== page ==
But with the wind of change blowing in, I find myself resistant to the whole thing. I am a gal who hates change. I am a planner. I like being comfortable and I like knowing what to expect. And yet, as a believer, I find myself wondering if I have any right to be comfortable. Do I have any right to ask God to "please leave me as I am"? Because, truthfully, that's not what we sign-up for when we ask Him to live in us. When we give him access to our hearts, his intent is to radically refine us. I would dare say that as Christians, our lives were not meant to be comfortable.
Still, the selfish part of me is resisting the change happening all around me. I am trying to just trust in the Lord and be grateful for his provision. But if I am being honest, I've had moments throughout these recent days where I just want to shake my fists and cry out that this is not fair. That the plan I had in my head for my life, for my family, is being shaken. That nobody asked me if this was okay. That I am not, in fact, okay with all of this.
One of my best friends here in Mobile has been praying with me throughout these last few days. (Can I just pause here and say how grateful I am for my girlfriends? Particularly this one. Thank God for friends who don't just pray for you, but with you. In person. Over the phone. Any time of day. When I think of her and a few of my other girlfriends, I am reminded how hard it is to find those types of friends. The ones that go far beyond just having things in common. They are the friends who I can't wait to spend an eternity with in Heaven, sipping coffee--because there WILL be coffee in heaven--and enjoying the fulfillment of His promises together. She's the friend who I always think of when I read Proverbs 18:4 "A person's words can be life-giving water; words of true wisdom are as refreshing as a bubbling brook." I love you Kelli!)
Anyways, so she sent me a text this morning encouraging me and also telling me to take a look at the July 13th entry for Streams In The Desert. It was bang on and exactly what I needed:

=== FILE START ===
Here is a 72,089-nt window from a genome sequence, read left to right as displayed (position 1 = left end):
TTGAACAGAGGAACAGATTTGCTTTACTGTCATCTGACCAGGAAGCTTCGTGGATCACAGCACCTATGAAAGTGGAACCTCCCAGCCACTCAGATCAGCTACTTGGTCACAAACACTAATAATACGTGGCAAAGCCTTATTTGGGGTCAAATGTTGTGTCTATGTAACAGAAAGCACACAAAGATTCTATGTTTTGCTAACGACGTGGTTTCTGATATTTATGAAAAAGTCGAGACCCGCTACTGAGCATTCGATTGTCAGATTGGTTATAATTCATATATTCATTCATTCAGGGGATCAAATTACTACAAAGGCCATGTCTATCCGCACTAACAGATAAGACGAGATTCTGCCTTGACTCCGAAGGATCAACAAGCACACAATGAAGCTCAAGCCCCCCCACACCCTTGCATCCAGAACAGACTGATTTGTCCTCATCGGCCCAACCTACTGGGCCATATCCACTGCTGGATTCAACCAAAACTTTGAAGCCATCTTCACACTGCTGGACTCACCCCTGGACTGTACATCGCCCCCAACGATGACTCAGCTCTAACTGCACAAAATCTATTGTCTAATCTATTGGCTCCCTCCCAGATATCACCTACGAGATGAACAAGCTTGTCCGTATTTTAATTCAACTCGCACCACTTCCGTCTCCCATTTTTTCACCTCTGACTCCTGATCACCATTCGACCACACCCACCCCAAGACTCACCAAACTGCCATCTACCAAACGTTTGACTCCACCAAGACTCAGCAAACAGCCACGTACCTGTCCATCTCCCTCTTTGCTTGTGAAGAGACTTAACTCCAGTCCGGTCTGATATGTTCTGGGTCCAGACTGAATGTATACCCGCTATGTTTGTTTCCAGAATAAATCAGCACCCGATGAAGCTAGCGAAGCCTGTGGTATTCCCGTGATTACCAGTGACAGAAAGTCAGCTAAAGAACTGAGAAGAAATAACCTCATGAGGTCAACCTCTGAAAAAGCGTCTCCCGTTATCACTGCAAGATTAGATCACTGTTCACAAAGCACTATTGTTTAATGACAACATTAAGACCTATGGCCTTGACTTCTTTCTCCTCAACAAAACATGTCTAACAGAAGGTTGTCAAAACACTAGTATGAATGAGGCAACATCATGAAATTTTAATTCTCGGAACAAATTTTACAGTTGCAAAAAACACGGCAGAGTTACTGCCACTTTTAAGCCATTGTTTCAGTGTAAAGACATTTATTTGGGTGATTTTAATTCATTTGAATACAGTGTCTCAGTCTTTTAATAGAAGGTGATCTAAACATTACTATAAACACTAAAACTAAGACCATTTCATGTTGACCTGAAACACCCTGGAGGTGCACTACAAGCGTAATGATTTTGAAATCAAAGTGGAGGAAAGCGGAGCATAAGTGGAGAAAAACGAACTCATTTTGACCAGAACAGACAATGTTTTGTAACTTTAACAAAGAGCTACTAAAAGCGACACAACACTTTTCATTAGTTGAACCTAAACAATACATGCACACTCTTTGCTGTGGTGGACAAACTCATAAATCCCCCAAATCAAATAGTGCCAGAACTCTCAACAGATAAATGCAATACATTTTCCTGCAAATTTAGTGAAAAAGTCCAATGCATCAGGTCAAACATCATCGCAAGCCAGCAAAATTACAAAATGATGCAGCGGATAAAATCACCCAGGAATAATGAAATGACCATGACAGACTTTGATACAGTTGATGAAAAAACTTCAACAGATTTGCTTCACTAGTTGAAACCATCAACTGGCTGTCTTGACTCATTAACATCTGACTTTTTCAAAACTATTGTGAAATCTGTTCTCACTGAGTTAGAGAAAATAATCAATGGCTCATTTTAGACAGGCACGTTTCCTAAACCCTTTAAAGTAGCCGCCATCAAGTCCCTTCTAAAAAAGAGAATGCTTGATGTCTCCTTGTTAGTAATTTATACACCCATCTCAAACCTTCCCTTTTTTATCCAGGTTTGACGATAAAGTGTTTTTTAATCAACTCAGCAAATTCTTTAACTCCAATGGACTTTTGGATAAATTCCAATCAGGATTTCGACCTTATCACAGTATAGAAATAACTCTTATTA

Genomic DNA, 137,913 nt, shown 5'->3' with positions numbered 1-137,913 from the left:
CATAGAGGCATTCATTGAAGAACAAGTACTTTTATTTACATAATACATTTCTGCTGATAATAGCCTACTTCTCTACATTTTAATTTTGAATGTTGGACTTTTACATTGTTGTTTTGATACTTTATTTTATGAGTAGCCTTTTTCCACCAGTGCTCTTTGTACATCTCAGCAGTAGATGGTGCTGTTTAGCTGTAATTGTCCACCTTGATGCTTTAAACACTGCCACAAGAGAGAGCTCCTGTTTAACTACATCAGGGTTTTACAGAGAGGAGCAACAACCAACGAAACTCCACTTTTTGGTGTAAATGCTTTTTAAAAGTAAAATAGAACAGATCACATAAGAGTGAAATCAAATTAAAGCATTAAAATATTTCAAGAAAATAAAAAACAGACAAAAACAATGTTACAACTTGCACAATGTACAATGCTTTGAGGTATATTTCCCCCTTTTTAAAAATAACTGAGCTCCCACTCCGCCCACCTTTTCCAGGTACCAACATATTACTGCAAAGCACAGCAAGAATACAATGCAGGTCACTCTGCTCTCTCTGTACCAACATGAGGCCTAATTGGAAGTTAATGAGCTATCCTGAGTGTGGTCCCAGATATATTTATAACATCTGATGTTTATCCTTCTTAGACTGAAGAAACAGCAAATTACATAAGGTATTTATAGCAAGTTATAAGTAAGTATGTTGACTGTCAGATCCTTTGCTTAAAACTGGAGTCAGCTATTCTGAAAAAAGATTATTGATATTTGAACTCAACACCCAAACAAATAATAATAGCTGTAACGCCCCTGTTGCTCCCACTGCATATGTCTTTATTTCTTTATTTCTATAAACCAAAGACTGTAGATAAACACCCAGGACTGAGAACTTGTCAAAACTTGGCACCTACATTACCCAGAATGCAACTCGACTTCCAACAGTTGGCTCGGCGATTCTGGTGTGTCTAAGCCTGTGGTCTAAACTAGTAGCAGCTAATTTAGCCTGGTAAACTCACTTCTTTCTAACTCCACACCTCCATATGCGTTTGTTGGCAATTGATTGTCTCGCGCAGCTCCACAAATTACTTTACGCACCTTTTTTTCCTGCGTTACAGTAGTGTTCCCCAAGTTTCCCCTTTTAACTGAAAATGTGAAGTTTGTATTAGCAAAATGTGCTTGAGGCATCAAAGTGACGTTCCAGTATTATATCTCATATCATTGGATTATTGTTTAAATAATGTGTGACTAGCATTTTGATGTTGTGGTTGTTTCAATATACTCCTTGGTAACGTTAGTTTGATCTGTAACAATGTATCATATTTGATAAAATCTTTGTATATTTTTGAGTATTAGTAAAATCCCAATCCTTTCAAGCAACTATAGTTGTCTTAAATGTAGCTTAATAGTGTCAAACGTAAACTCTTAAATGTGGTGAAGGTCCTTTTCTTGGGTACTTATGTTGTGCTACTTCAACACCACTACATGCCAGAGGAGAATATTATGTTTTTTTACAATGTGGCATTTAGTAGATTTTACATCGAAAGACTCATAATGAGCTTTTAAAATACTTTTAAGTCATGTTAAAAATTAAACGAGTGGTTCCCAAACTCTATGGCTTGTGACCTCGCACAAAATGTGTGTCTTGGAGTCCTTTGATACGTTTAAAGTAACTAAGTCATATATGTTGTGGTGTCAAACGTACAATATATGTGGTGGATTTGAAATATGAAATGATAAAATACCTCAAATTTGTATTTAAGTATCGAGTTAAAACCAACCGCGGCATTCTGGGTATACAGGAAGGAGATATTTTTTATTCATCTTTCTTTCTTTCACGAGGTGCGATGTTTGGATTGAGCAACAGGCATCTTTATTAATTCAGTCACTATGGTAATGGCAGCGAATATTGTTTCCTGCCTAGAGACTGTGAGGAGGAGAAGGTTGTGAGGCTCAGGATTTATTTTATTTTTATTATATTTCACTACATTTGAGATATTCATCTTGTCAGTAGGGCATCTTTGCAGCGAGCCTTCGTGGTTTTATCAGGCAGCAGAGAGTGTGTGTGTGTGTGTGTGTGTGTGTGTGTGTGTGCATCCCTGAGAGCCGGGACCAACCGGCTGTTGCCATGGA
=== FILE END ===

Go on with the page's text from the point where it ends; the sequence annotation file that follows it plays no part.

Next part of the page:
"The moment has come when you must get off the perch of distrust, out of the nest of seeming safety, and onto the wings of faith; just such a time as comes to the bird when it must begin to try the air. It may seem as though you must drop to the earth; so it may seem to the fledgling. It, too, may feel very like falling; but it does not fall--it's pinions give it support, or, if they fail, the parent birds sweeps under and bears it upon its wings. Even so will God bear you. Only trust Him; "thou shalt be holden up." "Well, but," you say, "am I to cast myself upon nothing?" That is what the bird seems to have to do; but we know the air is there, and the air is not so unsubstantial as it seems. And you know the promises of God are there, and they are not unsubstantial at all. "
And so it seems that the time has come to get out of the nest of safety. As scared and resistant as I am, I don't want to miss being a part of what God is doing. He is blowing a new wind, and the tides are changing. And I find myself wanting my sail to catch His wind. To blow where he blows. Because, after all, his promises are not unsubstantial at all.
It's in these transition times that I know the Father moves; he takes His hand from one thing and places it on another. And I am trying, really truly trying, to find the joy in transitioning with Him and to recognize the ending of one season and to lean into the beauty of the next.